Straw Gliders

strawgliders 413

The next time you visit the beaches near Torrey Pines or La Jolla, be sure to look up at the sky. You may notice many colorful gliders soaring high above the ground. These gliders provide the ultimate in “green” flight. Unlike airplanes and helicopters, these simple machines allow people to fly using only air currents. Try the activity below to learn more about glider design and flight.

Materials:
drinking straws
clear tape
ruler
construction paper or card stock
pencil
scissors

To Do:
1.)  Use your ruler to measure and mark a strip of paper that is 1” wide and 8 - 10” long. Carefully cut out this strip.
2.)  Tape the ends of the strip together to make a large loop.
3.)  Now, measure and mark a second strip of paper that is 1” wide and 6” long.
4.)  Carefully cut out this strip and then tape the ends together to make a smaller loop.
5.)  Use tape to attach the small loop to one end of the straw.
6.)  Attach the larger loop to the opposite end of the straw. Make sure both loops are on top of the straw.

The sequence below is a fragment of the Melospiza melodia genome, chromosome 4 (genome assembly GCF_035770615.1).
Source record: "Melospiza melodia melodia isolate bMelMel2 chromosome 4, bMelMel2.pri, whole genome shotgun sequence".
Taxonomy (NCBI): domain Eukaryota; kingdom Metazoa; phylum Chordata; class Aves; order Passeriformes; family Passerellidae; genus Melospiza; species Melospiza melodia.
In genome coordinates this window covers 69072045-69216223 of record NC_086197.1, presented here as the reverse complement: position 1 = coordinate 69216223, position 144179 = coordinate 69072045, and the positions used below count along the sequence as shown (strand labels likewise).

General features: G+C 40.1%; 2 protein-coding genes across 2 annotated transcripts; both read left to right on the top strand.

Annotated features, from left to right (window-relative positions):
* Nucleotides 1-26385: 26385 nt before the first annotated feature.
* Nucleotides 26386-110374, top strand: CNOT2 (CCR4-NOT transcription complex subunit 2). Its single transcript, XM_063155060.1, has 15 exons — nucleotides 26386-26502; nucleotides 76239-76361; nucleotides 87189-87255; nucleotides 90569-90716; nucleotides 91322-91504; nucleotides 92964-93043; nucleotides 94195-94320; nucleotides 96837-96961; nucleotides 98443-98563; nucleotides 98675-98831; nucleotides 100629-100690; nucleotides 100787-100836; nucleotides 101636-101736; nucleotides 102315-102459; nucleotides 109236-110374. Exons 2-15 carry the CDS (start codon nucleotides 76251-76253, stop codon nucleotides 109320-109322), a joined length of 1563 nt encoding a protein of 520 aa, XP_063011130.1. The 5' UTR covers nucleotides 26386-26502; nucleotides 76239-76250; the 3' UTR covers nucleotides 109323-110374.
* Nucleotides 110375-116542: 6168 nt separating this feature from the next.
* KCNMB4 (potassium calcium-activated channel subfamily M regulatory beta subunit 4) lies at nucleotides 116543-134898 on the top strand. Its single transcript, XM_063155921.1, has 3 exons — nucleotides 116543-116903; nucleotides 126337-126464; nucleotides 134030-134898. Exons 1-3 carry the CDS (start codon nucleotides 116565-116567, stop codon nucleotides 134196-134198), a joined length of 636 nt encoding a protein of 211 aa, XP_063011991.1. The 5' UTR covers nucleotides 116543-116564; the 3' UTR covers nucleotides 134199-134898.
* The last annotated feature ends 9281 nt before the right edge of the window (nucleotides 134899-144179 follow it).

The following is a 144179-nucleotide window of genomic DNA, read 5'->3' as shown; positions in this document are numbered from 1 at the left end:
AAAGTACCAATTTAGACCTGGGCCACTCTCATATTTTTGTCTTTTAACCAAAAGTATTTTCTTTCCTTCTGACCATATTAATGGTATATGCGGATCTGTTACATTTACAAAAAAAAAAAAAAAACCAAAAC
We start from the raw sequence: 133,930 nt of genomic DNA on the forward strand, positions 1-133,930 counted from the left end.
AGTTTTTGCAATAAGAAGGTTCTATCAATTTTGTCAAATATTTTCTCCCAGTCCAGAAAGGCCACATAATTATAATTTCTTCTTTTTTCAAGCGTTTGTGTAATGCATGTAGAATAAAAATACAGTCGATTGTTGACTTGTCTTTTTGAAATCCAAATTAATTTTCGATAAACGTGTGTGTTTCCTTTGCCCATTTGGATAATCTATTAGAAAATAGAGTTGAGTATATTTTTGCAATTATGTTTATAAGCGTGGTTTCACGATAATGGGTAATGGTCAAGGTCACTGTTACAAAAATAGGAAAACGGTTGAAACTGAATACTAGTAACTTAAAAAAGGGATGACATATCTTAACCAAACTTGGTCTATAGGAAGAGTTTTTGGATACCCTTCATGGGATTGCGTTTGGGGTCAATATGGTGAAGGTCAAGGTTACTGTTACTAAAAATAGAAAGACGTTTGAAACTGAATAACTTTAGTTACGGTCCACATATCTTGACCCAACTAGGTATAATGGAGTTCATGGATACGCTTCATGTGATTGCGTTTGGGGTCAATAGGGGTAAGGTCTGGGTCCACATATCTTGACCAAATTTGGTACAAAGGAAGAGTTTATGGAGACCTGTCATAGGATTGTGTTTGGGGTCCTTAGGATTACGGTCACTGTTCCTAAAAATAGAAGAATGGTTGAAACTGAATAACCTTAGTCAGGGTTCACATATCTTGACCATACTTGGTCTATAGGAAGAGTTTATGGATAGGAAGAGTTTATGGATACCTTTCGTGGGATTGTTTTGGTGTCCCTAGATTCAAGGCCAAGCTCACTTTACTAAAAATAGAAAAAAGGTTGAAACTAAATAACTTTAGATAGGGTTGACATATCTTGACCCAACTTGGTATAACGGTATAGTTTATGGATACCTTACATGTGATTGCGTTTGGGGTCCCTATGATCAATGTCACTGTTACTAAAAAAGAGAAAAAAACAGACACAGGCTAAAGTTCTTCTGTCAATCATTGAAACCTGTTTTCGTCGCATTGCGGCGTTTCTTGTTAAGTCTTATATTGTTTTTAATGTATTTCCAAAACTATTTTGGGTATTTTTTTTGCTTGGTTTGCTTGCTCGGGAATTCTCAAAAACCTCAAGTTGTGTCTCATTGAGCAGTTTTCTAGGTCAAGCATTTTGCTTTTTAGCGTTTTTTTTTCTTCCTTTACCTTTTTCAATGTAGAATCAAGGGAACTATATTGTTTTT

7.)  Find a clear space to test your glider. Hold the glider in the middle of the straw, with the small loop in front. Throw it gently. How far did your glider travel?
8.)  Take a look at the different parts of your glider. What parts do you think you could change to make it soar farther?
9.)  Modify your glider (or make a new one) to test your ideas.

Now Try This:

Would your glider fly differently if you changed the size of the straw or taped two straws together? What if you shaped the loops into triangles or squares instead of circles? Try it and find out!   

What’s Going On?
If you throw a plain straw, it doesn’t travel very far. Yet, when you add paper loops, the straw glides through the air. This is because the loops act like wings. Just like a bird or airplane, the wings on your glider help it to stay aloft. The difference in air pressure above and below the loops creates what is called “lift.” Air flows over both the top and the bottom of the glider and meets at the edge. Since the air flowing over the top of the wing has farther to travel, it moves faster. This creates a difference in pressure. As the higher and lower pressure airflows move toward each other, the glider lifts up.
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Debbie DeRoma is the Education Manager at the Reuben H. Fleet Science Center.

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